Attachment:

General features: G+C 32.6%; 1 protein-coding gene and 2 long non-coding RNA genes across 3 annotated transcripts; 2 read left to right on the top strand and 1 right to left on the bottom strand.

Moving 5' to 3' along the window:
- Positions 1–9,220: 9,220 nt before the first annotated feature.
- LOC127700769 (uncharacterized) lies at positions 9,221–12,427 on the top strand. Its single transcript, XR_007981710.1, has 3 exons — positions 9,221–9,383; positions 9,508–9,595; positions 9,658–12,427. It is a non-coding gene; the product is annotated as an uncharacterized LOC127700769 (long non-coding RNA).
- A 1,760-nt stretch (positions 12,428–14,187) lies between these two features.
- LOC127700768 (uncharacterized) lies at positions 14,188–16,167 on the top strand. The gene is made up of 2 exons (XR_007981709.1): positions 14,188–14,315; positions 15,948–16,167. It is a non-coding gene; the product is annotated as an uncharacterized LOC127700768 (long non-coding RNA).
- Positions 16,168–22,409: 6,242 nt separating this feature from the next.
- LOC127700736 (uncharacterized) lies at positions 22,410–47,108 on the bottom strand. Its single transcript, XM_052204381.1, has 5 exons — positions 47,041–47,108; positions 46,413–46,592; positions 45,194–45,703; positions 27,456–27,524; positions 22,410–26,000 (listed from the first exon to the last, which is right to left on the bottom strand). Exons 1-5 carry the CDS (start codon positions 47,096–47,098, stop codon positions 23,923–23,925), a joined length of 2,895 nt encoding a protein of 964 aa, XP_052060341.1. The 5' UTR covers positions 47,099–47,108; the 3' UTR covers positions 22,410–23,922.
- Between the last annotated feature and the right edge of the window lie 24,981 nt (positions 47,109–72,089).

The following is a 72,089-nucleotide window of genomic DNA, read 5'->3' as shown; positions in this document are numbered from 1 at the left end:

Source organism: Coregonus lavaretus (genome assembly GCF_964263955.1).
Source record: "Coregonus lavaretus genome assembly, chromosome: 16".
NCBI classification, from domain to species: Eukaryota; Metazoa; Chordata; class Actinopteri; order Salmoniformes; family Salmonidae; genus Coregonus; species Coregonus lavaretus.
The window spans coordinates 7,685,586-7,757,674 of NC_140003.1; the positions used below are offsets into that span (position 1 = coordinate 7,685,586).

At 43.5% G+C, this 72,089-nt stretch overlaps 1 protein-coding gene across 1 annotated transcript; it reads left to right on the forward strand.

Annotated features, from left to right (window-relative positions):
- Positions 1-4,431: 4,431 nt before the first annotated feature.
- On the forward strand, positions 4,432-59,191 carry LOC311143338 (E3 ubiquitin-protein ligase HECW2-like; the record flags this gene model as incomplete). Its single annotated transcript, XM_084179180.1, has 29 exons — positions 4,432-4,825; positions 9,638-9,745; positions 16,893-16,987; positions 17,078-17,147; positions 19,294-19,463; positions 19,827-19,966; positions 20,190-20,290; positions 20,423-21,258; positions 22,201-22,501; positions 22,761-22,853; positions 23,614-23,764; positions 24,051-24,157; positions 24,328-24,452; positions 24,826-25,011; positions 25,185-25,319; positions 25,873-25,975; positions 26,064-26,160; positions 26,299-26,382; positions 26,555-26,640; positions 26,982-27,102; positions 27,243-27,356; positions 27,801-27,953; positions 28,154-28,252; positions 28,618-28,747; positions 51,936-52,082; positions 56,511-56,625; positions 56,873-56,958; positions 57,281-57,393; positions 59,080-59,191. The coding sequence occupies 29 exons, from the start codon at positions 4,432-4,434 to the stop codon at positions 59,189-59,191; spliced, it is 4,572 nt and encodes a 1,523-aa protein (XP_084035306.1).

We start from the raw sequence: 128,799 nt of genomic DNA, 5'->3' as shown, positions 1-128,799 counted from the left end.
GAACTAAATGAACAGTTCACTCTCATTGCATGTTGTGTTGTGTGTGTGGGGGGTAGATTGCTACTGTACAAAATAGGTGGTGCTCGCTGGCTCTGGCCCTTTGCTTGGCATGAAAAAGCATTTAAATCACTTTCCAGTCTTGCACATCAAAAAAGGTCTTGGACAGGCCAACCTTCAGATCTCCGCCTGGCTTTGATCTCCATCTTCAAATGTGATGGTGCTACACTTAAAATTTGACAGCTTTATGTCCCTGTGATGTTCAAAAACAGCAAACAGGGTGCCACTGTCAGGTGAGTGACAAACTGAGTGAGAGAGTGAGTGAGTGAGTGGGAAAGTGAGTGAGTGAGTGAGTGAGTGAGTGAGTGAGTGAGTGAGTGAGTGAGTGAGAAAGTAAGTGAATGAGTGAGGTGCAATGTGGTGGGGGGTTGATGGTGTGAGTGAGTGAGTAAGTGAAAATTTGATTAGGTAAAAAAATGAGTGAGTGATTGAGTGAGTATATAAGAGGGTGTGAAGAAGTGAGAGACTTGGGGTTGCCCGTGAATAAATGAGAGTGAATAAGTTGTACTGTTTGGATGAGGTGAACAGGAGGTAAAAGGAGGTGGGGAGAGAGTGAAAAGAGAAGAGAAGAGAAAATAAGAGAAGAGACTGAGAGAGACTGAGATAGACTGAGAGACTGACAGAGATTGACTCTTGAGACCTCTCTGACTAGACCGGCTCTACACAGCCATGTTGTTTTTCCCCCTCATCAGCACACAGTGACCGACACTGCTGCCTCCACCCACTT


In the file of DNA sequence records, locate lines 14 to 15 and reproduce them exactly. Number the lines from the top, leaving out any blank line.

The window spans coordinates 7,685,586-7,757,674 of NC_140003.1; the positions used below are offsets into that span (position 1 = coordinate 7,685,586).

At 43.5% G+C, this 72,089-nt stretch overlaps 1 protein-coding gene across 1 annotated transcript; it reads left to right on the forward strand.